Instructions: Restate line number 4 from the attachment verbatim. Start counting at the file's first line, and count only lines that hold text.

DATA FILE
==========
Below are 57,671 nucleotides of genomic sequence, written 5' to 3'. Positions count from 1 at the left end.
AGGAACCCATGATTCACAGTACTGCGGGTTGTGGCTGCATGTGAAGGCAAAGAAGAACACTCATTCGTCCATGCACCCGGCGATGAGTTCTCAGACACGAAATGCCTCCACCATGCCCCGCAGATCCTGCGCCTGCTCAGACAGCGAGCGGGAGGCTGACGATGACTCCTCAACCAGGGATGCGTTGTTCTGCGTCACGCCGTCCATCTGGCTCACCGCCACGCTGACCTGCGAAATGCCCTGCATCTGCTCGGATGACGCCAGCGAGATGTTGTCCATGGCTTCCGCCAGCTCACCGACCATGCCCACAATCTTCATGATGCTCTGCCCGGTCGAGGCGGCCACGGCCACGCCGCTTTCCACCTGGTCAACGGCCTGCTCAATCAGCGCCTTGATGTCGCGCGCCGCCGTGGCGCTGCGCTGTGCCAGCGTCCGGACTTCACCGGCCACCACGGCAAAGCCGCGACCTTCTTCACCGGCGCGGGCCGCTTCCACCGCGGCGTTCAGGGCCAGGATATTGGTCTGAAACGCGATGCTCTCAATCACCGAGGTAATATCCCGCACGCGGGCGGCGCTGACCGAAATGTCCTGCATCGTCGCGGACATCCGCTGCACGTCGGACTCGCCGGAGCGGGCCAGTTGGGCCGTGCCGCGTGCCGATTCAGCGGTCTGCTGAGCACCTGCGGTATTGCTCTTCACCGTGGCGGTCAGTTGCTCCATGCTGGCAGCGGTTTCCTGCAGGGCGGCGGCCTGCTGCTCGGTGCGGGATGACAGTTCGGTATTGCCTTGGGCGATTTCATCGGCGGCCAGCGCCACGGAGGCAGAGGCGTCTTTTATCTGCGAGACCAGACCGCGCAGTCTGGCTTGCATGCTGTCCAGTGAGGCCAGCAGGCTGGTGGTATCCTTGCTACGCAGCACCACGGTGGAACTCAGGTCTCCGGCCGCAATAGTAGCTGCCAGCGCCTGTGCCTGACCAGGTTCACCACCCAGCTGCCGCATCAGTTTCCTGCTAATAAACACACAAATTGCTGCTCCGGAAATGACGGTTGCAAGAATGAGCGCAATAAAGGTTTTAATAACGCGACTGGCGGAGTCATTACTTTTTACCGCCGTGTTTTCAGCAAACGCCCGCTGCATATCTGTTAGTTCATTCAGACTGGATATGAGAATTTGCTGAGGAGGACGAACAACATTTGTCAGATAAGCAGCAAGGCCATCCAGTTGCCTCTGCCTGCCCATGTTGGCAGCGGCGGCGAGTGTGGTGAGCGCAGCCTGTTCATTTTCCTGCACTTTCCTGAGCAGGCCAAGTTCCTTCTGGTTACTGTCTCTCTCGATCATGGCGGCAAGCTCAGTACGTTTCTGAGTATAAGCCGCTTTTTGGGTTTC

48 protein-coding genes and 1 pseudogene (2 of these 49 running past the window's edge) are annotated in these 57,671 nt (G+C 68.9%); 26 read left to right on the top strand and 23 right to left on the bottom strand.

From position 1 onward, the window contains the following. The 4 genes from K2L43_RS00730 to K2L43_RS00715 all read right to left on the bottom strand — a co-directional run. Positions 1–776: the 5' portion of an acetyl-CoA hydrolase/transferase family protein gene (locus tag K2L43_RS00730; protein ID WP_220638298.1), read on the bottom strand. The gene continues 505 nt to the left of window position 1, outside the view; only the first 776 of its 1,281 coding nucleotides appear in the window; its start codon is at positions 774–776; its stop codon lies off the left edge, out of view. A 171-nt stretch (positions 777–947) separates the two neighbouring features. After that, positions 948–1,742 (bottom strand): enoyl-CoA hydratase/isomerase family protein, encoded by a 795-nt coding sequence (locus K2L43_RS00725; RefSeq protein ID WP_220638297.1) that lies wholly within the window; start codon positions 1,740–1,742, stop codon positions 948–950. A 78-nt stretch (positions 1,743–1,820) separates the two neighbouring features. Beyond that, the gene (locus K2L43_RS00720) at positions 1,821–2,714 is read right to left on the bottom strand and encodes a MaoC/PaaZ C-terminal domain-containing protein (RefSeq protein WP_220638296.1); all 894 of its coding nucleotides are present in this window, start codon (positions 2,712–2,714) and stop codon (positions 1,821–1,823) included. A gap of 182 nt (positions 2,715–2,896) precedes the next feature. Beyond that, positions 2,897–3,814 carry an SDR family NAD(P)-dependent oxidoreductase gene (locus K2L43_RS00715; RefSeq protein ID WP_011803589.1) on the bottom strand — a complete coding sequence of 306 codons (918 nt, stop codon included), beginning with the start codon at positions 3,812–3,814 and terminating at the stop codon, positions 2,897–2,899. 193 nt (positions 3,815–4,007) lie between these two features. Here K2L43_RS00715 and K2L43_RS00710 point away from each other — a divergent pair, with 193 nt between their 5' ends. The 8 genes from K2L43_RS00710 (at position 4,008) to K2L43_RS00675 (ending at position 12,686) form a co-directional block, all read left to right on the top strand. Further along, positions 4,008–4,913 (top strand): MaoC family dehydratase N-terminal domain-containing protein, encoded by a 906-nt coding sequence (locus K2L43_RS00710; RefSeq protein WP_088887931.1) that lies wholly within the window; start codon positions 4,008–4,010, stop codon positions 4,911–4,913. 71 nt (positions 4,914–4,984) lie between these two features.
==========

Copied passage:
From position 1 onward, the window contains the following. The 4 genes from K2L43_RS00730 to K2L43_RS00715 all read right to left on the bottom strand — a co-directional run. Positions 1–776: the 5' portion of an acetyl-CoA hydrolase/transferase family protein gene (locus tag K2L43_RS00730; protein ID WP_220638298.1), read on the bottom strand. The gene continues 505 nt to the left of window position 1, outside the view; only the first 776 of its 1,281 coding nucleotides appear in the window; its start codon is at positions 774–776; its stop codon lies off the left edge, out of view. A 171-nt stretch (positions 777–947) separates the two neighbouring features. After that, positions 948–1,742 (bottom strand): enoyl-CoA hydratase/isomerase family protein, encoded by a 795-nt coding sequence (locus K2L43_RS00725; RefSeq protein ID WP_220638297.1) that lies wholly within the window; start codon positions 1,740–1,742, stop codon positions 948–950. A 78-nt stretch (positions 1,743–1,820) separates the two neighbouring features. Beyond that, the gene (locus K2L43_RS00720) at positions 1,821–2,714 is read right to left on the bottom strand and encodes a MaoC/PaaZ C-terminal domain-containing protein (RefSeq protein WP_220638296.1); all 894 of its coding nucleotides are present in this window, start codon (positions 2,712–2,714) and stop codon (positions 1,821–1,823) included. A gap of 182 nt (positions 2,715–2,896) precedes the next feature. Beyond that, positions 2,897–3,814 carry an SDR family NAD(P)-dependent oxidoreductase gene (locus K2L43_RS00715; RefSeq protein ID WP_011803589.1) on the bottom strand — a complete coding sequence of 306 codons (918 nt, stop codon included), beginning with the start codon at positions 3,812–3,814 and terminating at the stop codon, positions 2,897–2,899. 193 nt (positions 3,815–4,007) lie between these two features. Here K2L43_RS00715 and K2L43_RS00710 point away from each other — a divergent pair, with 193 nt between their 5' ends. The 8 genes from K2L43_RS00710 (at position 4,008) to K2L43_RS00675 (ending at position 12,686) form a co-directional block, all read left to right on the top strand. Further along, positions 4,008–4,913 (top strand): MaoC family dehydratase N-terminal domain-containing protein, encoded by a 906-nt coding sequence (locus K2L43_RS00710; RefSeq protein WP_088887931.1) that lies wholly within the window; start codon positions 4,008–4,010, stop codon positions 4,911–4,913. 71 nt (positions 4,914–4,984) lie between these two features.